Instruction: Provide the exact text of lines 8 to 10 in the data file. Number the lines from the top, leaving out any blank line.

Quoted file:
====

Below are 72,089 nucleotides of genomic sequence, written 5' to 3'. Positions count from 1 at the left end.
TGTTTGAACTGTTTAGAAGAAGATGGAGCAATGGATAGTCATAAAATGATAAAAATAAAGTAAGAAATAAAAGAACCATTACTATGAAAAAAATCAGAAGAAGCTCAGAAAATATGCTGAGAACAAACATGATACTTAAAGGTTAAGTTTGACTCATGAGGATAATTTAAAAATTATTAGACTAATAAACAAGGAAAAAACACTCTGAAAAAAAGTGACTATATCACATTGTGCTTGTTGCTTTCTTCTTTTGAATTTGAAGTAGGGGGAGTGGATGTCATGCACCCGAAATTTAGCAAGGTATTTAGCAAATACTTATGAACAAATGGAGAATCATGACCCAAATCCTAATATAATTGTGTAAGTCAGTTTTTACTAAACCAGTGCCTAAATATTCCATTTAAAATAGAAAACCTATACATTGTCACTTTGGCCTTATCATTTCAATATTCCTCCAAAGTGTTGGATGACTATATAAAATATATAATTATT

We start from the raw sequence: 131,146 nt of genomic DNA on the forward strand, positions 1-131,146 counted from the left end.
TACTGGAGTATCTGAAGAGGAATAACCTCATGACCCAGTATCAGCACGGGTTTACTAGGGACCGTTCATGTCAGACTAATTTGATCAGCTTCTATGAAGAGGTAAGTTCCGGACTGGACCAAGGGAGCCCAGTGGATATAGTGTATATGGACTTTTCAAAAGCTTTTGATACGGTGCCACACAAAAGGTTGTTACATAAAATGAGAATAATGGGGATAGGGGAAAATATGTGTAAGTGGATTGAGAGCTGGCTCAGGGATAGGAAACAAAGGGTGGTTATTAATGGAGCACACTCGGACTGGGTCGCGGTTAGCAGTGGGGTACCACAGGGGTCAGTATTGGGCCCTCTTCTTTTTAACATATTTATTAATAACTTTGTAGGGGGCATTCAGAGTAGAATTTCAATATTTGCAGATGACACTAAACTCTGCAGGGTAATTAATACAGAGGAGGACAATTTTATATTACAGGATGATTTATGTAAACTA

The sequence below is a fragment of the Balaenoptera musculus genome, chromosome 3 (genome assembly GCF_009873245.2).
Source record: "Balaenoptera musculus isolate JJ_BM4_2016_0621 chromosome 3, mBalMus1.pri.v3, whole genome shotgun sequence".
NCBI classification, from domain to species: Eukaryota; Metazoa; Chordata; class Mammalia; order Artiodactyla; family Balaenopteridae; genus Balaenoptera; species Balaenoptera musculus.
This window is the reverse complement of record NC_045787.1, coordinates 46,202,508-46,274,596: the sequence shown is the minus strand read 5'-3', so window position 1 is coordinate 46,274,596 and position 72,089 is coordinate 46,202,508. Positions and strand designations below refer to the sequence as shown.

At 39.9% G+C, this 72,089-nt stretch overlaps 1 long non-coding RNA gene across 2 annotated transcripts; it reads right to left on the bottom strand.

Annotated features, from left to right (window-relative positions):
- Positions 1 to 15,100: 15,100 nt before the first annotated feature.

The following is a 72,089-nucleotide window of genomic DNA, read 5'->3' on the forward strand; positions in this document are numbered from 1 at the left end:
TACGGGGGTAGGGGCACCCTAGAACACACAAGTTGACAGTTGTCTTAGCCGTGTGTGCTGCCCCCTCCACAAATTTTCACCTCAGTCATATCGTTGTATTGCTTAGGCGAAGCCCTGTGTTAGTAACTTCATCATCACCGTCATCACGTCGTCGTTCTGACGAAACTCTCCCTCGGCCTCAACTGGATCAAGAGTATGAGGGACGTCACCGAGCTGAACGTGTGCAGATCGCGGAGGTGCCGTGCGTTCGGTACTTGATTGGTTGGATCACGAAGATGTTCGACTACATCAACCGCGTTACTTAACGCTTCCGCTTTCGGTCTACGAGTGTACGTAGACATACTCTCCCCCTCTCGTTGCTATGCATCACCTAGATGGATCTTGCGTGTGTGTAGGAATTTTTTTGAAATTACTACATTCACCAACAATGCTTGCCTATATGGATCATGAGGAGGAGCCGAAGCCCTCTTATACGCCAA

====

This window is the reverse complement of record NC_045787.1, coordinates 46,202,508-46,274,596: the sequence shown is the minus strand read 5'-3', so window position 1 is coordinate 46,274,596 and position 72,089 is coordinate 46,202,508. Positions and strand designations below refer to the sequence as shown.

At 39.9% G+C, this 72,089-nt stretch overlaps 1 long non-coding RNA gene across 2 annotated transcripts; it reads right to left on the bottom strand.

Annotated features, from left to right (window-relative positions):